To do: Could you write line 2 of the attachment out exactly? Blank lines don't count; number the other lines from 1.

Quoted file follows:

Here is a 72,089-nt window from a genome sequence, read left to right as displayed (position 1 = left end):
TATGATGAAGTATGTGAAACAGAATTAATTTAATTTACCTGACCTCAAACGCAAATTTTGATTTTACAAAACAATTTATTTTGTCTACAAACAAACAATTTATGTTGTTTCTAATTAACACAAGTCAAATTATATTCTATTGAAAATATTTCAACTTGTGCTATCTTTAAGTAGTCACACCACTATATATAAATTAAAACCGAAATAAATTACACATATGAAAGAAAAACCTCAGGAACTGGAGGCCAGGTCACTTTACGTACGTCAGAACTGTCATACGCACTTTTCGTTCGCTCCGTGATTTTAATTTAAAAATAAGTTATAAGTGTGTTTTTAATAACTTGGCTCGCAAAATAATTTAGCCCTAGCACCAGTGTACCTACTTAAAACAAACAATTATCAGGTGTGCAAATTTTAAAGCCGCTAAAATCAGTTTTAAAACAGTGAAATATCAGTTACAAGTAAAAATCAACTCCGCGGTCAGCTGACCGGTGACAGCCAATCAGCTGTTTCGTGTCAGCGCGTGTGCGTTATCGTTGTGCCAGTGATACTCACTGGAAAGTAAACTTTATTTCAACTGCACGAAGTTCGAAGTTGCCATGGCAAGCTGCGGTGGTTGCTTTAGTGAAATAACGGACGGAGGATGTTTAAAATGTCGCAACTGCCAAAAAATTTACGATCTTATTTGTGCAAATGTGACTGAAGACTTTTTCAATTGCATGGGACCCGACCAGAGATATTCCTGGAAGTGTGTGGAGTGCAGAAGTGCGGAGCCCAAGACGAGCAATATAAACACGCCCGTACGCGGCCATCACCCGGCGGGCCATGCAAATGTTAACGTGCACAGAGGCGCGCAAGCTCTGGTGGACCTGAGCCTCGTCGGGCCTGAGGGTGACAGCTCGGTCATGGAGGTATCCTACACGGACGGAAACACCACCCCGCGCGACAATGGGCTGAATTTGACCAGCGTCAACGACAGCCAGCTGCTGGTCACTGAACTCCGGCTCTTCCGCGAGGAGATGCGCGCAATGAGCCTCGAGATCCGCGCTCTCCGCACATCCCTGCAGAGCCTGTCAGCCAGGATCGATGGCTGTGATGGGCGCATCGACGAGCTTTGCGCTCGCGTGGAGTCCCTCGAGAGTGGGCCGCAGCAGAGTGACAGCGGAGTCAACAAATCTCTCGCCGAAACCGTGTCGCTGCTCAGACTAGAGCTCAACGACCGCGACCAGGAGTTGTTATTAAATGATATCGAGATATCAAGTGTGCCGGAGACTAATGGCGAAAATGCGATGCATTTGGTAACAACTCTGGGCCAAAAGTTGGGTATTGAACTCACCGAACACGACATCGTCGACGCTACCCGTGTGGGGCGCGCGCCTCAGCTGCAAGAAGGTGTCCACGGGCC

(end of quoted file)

TATGATGAAGTATGTGAAACAGAATTAATTTAATTTACCTGACCTCAAACGCAAATTTTGATTTTACAAAACAATTTATTTTGTCTACAAACAAACAATTTATGTTGTTTCTAATTAACACAAGTCAAATTATATTCTATTGAAAATATTTCAACTTGTGCTATCTTTAAGTAGTCACACCACTATATATAAATTAAAACCGAAATAAATTACACATATGAAAGAAAAACCTCAGGAACTGGAGGCCAGGTCACTTTACGTACGTCAGAACTGTCATACGCACTTTTCGTTCGCTCCGTGATTTTAATTTAAAAATAAGTTATAAGTGTGTTTTTAATAACTTGGCTCGCAAAATAATTTAGCCCTAGCACCAGTGTACCTACTTAAAACAAACAATTATCAGGTGTGCAAATTTTAAAGCCGCTAAAATCAGTTTTAAAACAGTGAAATATCAGTTACAAGTAAAAATCAACTCCGCGGTCAGCTGACCGGTGACAGCCAATCAGCTGTTTCGTGTCAGCGCGTGTGCGTTATCGTTGTGCCAGTGATACTCACTGGAAAGTAAACTTTATTTCAACTGCACGAAGTTCGAAGTTGCCATGGCAAGCTGCGGTGGTTGCTTTAGTGAAATAACGGACGGAGGATGTTTAAAATGTCGCAACTGCCAAAAAATTTACGATCTTATTTGTGCAAATGTGACTGAAGACTTTTTCAATTGCATGGGACCCGACCAGAGATATTCCTGGAAGTGTGTGGAGTGCAGAAGTGCGGAGCCCAAGACGAGCAATATAAACACGCCCGTACGCGGCCATCACCCGGCGGGCCATGCAAATGTTAACGTGCACAGAGGCGCGCAAGCTCTGGTGGACCTGAGCCTCGTCGGGCCTGAGGGTGACAGCTCGGTCATGGAGGTATCCTACACGGACGGAAACACCACCCCGCGCGACAATGGGCTGAATTTGACCAGCGTCAACGACAGCCAGCTGCTGGTCACTGAACTCCGGCTCTTCCGCGAGGAGATGCGCGCAATGAGCCTCGAGATCCGCGCTCTCCGCACATCCCTGCAGAGCCTGTCAGCCAGGATCGATGGCTGTGATGGGCGCATCGACGAGCTTTGCGCTCGCGTGGAGTCCCTCGAGAGTGGGCCGCAGCAGAGTGACAGCGGAGTCAACAAATCTCTCGCCGAAACCGTGTCGCTGCTCAGACTAGAGCTCAACGACCGCGACCAGGAGTTGTTATTAAATGATATCGAGATATCAAGTGTGCCGGAGACTAATGGCGAAAATGCGATGCATTTGGTAACAACTCTGGGCCAAAAGTTGGGTATTGAACTCACCGAACACGACATCGTCGACGCTACCCGTGTGGGGCGCGCGCCTCAGCTGCAAGAAGGTGTCCACGGGCC